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Iran Press TV

External pressure on Belarus unacceptable, Putin tells Western leaders

Iran Press TV

Tuesday, 18 August 2020 6:35 PM

Russian President Vladimir Putin has told Western leaders that exerting pressure on the Belarusian leadership would be unacceptable, as violent protests continue against Belarus' newly re-elected President Alexander Lukashenko.

According to a press release issued by the Kremlin on Tuesday, Putin in a phone conversation warned his French counterpart, Emmanuel Macron, that attempts to interfere in the internal affairs of Belarus might lead to a further escalation of the political crisis in that country.

The Russian president also made similar remarks when he discussed the ongoing protests in Belarus with German Chancellor Angela Merkel earlier in the day.

President of the European Council Charles Michel also spoke to the Russian leader on the eve of an emergency summit of the bloc's leaders to discuss Belarus.

Michel tweeted afterwards that, "Only peaceful and truly inclusive dialogue can resolve the crisis in Belarus."

Earlier this month, Lukashenko won Belarus' presidential election by a landslide, securing a sixth term in office. His political opponents then organized protests, claiming voter fraud.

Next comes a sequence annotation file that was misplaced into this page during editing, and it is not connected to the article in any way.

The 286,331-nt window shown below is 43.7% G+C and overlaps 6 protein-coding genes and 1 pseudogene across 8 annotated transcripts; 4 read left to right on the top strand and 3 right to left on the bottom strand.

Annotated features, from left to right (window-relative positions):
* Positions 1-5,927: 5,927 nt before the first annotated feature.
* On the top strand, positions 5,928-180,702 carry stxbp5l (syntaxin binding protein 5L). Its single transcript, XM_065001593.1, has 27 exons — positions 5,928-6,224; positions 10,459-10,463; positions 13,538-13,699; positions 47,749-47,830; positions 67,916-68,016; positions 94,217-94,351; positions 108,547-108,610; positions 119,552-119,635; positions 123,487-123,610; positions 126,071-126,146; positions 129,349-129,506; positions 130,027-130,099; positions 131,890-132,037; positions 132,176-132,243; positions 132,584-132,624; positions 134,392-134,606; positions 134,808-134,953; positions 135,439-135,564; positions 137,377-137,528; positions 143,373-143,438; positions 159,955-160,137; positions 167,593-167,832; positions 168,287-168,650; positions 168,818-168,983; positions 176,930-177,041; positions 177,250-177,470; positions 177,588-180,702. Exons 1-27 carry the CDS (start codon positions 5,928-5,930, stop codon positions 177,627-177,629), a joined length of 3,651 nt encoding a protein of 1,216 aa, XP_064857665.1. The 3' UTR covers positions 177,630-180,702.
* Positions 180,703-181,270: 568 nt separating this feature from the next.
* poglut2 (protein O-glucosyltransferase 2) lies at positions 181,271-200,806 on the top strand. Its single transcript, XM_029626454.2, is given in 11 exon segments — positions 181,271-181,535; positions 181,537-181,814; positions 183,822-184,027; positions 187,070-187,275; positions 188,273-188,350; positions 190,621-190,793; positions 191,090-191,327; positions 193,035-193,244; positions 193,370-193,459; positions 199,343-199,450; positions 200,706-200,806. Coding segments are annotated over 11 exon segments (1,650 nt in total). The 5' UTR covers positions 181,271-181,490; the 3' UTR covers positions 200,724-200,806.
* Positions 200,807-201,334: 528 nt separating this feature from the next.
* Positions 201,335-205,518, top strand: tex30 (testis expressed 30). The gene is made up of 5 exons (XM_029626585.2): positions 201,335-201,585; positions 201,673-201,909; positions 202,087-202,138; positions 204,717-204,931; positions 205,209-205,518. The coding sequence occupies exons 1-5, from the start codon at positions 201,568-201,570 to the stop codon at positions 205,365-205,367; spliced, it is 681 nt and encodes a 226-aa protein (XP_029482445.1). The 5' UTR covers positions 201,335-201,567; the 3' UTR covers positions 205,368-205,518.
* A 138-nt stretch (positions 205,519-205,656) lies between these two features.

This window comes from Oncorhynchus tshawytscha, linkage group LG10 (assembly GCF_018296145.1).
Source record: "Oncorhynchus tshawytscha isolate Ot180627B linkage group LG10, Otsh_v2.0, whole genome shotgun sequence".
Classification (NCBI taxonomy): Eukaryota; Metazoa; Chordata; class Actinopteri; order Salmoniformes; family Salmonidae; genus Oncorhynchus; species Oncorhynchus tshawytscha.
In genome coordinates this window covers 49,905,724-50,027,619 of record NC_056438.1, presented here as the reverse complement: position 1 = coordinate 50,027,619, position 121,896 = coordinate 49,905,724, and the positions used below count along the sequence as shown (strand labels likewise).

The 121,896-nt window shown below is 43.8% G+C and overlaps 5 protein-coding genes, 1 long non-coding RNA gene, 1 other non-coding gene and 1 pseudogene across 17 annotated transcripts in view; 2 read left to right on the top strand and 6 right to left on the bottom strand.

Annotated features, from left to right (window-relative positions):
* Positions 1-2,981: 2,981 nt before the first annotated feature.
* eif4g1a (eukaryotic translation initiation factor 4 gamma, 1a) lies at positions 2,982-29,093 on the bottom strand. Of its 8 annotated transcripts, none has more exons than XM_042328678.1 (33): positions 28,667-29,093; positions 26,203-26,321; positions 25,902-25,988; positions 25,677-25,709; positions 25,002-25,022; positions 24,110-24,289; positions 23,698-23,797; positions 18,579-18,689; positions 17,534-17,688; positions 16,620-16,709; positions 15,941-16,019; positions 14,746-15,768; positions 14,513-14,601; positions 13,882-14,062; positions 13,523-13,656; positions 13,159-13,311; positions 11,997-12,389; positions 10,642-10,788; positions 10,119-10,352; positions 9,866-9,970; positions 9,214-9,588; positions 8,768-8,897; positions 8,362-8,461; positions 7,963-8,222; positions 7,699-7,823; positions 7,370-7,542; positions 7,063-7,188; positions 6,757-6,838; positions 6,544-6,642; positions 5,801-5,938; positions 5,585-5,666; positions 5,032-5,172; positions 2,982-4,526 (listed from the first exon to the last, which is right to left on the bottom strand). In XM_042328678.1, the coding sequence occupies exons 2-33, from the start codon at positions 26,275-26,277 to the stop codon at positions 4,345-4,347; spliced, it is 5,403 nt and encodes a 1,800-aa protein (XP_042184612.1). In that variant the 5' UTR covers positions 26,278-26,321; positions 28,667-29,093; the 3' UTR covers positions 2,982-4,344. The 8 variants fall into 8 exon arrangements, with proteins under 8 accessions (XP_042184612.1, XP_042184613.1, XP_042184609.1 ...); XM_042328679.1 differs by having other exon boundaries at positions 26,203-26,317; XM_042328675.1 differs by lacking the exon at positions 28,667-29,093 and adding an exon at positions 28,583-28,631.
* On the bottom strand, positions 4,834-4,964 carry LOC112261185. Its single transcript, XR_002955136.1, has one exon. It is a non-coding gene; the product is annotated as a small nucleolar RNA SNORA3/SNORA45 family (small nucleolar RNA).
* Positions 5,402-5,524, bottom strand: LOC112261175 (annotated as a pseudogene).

Western countries made similar allegations.

The European Union (EU) has threatened to re-impose sanctions against Minsk, although Belarus is not a member of the bloc. The United States has been leading the foreign calls on Lukashenko to hold a repeat election.

The Belarusian president has expressed concern about the foreign meddling and the NATO military presence near his country and warned that foreign governments seek to destabilize Belarus.

Lukashenko has also urged against continued violence, calling the preservation of nationwide security his top priority.

Formerly accusing Moscow of attempting to meddle in the election, Lukashenko recently turned to President Putin for help in a major volte-face.

During a phone call on Saturday, the Russian president told Lukashenko that his country was ready to offer "comprehensive help" to Belarus if necessary in accordance with a collective military alliance pact.

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